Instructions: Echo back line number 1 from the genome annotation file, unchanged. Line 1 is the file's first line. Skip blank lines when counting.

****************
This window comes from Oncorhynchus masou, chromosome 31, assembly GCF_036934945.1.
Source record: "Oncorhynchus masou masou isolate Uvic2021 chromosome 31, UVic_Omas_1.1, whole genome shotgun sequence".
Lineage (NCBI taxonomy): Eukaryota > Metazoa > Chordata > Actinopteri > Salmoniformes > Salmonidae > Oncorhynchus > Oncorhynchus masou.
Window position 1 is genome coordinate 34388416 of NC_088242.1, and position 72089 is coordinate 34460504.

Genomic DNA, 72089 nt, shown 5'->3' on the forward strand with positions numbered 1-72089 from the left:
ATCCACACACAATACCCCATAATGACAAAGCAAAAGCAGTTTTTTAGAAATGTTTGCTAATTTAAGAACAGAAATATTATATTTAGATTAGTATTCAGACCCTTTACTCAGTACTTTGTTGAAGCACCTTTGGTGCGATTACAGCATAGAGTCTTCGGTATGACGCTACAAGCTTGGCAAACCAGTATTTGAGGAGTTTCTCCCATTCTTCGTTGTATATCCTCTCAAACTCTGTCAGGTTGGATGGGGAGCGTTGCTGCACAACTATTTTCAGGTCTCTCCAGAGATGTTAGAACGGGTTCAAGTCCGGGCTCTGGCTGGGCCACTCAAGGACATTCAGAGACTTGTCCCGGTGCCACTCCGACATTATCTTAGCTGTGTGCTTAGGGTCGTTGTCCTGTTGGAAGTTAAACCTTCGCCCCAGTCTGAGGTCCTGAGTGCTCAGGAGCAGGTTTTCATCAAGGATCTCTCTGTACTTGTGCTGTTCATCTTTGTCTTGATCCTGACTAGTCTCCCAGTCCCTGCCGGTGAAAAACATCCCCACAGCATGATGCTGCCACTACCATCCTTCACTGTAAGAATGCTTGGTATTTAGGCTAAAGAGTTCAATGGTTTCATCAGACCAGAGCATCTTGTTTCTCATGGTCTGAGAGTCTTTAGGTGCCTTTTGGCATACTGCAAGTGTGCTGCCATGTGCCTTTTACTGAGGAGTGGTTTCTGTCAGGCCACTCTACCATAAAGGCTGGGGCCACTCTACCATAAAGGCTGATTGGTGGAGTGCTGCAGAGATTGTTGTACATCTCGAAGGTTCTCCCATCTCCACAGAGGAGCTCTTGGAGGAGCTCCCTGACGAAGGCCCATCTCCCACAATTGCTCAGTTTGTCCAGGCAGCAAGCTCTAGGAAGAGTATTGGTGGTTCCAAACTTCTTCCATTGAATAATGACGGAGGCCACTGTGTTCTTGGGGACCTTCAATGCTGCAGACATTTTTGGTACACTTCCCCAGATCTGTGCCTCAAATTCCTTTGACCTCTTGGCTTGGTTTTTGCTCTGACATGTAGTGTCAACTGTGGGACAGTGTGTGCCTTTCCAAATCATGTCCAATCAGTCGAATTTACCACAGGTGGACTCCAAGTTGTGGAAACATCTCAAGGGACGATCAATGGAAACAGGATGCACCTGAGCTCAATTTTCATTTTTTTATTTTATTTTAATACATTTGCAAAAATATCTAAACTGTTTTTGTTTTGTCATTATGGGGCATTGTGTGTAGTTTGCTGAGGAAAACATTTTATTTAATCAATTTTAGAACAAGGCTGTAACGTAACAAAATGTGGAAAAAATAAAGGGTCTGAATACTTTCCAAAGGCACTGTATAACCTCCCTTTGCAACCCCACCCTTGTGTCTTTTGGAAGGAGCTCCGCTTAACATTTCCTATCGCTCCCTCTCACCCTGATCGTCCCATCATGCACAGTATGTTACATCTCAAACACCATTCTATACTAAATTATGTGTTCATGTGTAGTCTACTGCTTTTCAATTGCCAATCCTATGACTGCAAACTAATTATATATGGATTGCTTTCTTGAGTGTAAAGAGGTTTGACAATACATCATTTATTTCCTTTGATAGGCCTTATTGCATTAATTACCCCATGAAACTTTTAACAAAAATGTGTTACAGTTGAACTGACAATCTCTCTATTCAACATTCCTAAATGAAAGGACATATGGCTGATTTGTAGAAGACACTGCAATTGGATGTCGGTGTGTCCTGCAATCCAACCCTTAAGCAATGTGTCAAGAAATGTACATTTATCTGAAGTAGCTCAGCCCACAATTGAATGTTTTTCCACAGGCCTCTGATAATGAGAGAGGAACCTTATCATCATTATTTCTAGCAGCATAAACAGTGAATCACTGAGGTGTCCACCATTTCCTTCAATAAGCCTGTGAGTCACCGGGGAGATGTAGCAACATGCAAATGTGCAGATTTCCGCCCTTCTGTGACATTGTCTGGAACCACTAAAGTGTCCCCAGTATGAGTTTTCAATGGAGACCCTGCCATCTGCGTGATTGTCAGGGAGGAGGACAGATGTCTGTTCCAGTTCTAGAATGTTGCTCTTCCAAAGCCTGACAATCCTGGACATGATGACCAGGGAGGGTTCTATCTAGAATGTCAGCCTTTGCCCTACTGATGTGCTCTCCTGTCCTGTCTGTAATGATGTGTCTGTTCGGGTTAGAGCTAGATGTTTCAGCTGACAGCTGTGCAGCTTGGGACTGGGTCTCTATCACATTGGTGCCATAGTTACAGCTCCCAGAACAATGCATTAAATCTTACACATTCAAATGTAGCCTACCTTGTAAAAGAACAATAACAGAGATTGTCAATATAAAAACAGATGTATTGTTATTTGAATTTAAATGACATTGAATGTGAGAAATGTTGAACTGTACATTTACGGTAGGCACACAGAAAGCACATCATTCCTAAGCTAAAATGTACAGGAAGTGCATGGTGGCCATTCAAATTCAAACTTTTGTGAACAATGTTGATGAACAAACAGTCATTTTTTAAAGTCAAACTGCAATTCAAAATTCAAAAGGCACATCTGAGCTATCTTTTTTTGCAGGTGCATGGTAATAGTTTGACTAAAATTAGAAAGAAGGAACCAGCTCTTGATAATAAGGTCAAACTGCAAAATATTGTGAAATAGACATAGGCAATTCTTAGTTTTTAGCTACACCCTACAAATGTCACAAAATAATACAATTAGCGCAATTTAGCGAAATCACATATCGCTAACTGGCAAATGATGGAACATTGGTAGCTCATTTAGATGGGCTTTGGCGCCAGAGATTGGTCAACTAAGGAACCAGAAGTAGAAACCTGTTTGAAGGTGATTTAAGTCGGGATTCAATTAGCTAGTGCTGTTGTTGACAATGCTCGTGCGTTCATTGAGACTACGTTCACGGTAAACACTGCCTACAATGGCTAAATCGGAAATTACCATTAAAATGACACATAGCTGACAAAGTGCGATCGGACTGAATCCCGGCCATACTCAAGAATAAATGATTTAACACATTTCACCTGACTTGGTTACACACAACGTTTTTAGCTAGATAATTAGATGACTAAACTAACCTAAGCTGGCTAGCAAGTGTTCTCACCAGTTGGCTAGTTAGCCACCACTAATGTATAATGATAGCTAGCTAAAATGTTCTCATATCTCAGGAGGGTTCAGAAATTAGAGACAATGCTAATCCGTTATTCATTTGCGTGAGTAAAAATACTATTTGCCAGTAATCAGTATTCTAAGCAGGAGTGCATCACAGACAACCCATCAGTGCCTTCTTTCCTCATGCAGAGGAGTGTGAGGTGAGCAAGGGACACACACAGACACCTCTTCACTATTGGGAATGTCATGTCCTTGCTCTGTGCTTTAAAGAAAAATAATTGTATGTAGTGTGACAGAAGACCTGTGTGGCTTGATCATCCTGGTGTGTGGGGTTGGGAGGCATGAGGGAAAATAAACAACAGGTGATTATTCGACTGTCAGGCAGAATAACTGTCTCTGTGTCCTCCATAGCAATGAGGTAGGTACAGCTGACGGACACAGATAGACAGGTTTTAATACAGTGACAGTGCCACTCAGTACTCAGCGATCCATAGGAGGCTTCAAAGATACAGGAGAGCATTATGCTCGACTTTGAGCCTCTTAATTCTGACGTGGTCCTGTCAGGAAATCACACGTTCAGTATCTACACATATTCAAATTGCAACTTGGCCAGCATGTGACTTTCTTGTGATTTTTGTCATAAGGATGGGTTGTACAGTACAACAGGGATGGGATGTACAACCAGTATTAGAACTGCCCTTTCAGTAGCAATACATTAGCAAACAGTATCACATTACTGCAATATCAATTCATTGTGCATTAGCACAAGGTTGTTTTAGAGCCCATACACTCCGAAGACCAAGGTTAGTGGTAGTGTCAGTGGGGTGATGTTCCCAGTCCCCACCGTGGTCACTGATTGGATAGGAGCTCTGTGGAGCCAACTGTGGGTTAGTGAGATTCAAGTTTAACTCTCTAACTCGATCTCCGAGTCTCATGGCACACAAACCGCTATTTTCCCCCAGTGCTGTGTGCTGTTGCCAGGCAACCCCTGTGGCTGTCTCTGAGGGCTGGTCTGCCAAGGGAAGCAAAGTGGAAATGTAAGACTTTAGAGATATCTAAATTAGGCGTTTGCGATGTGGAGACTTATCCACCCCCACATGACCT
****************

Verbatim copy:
This window comes from Oncorhynchus masou, chromosome 31, assembly GCF_036934945.1.